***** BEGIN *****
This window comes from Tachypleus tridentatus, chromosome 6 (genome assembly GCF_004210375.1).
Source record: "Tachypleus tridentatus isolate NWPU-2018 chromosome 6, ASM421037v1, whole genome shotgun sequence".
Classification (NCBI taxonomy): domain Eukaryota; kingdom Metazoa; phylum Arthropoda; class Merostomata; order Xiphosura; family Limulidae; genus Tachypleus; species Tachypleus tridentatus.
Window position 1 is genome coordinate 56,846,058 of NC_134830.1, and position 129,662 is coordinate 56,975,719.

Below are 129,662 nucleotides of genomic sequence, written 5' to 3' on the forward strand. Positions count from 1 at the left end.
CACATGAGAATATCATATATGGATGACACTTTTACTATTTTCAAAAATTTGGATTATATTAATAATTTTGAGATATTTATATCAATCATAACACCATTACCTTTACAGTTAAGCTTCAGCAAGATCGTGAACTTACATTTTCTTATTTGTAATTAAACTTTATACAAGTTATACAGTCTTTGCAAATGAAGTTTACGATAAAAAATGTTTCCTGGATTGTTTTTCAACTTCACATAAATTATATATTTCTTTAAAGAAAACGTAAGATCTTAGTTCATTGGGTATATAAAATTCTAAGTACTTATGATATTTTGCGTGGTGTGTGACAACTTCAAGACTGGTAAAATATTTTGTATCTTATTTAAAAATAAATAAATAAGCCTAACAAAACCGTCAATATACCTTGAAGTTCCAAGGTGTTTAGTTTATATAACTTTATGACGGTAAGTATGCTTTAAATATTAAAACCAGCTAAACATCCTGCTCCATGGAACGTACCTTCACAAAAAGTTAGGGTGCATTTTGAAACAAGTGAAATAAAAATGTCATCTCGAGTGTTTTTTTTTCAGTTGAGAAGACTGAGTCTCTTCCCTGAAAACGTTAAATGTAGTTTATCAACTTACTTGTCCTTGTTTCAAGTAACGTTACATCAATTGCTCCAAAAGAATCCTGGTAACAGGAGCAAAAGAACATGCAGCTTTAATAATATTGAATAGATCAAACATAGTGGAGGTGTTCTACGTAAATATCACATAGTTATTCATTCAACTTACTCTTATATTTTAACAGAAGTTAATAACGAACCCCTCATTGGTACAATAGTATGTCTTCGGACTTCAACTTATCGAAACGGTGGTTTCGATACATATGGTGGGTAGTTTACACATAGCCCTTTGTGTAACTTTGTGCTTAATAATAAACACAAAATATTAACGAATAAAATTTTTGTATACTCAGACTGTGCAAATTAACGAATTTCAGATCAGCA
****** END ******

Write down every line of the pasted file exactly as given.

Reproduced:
This window comes from Tachypleus tridentatus, chromosome 6 (genome assembly GCF_004210375.1).
Source record: "Tachypleus tridentatus isolate NWPU-2018 chromosome 6, ASM421037v1, whole genome shotgun sequence".
Classification (NCBI taxonomy): domain Eukaryota; kingdom Metazoa; phylum Arthropoda; class Merostomata; order Xiphosura; family Limulidae; genus Tachypleus; species Tachypleus tridentatus.
Window position 1 is genome coordinate 56,846,058 of NC_134830.1, and position 129,662 is coordinate 56,975,719.

Below are 129,662 nucleotides of genomic sequence, written 5' to 3' on the forward strand. Positions count from 1 at the left end.
CACATGAGAATATCATATATGGATGACACTTTTACTATTTTCAAAAATTTGGATTATATTAATAATTTTGAGATATTTATATCAATCATAACACCATTACCTTTACAGTTAAGCTTCAGCAAGATCGTGAACTTACATTTTCTTATTTGTAATTAAACTTTATACAAGTTATACAGTCTTTGCAAATGAAGTTTACGATAAAAAATGTTTCCTGGATTGTTTTTCAACTTCACATAAATTATATATTTCTTTAAAGAAAACGTAAGATCTTAGTTCATTGGGTATATAAAATTCTAAGTACTTATGATATTTTGCGTGGTGTGTGACAACTTCAAGACTGGTAAAATATTTTGTATCTTATTTAAAAATAAATAAATAAGCCTAACAAAACCGTCAATATACCTTGAAGTTCCAAGGTGTTTAGTTTATATAACTTTATGACGGTAAGTATGCTTTAAATATTAAAACCAGCTAAACATCCTGCTCCATGGAACGTACCTTCACAAAAAGTTAGGGTGCATTTTGAAACAAGTGAAATAAAAATGTCATCTCGAGTGTTTTTTTTTCAGTTGAGAAGACTGAGTCTCTTCCCTGAAAACGTTAAATGTAGTTTATCAACTTACTTGTCCTTGTTTCAAGTAACGTTACATCAATTGCTCCAAAAGAATCCTGGTAACAGGAGCAAAAGAACATGCAGCTTTAATAATATTGAATAGATCAAACATAGTGGAGGTGTTCTACGTAAATATCACATAGTTATTCATTCAACTTACTCTTATATTTTAACAGAAGTTAATAACGAACCCCTCATTGGTACAATAGTATGTCTTCGGACTTCAACTTATCGAAACGGTGGTTTCGATACATATGGTGGGTAGTTTACACATAGCCCTTTGTGTAACTTTGTGCTTAATAATAAACACAAAATATTAACGAATAAAATTTTTGTATACTCAGACTGTGCAAATTAACGAATTTCAGATCAGCA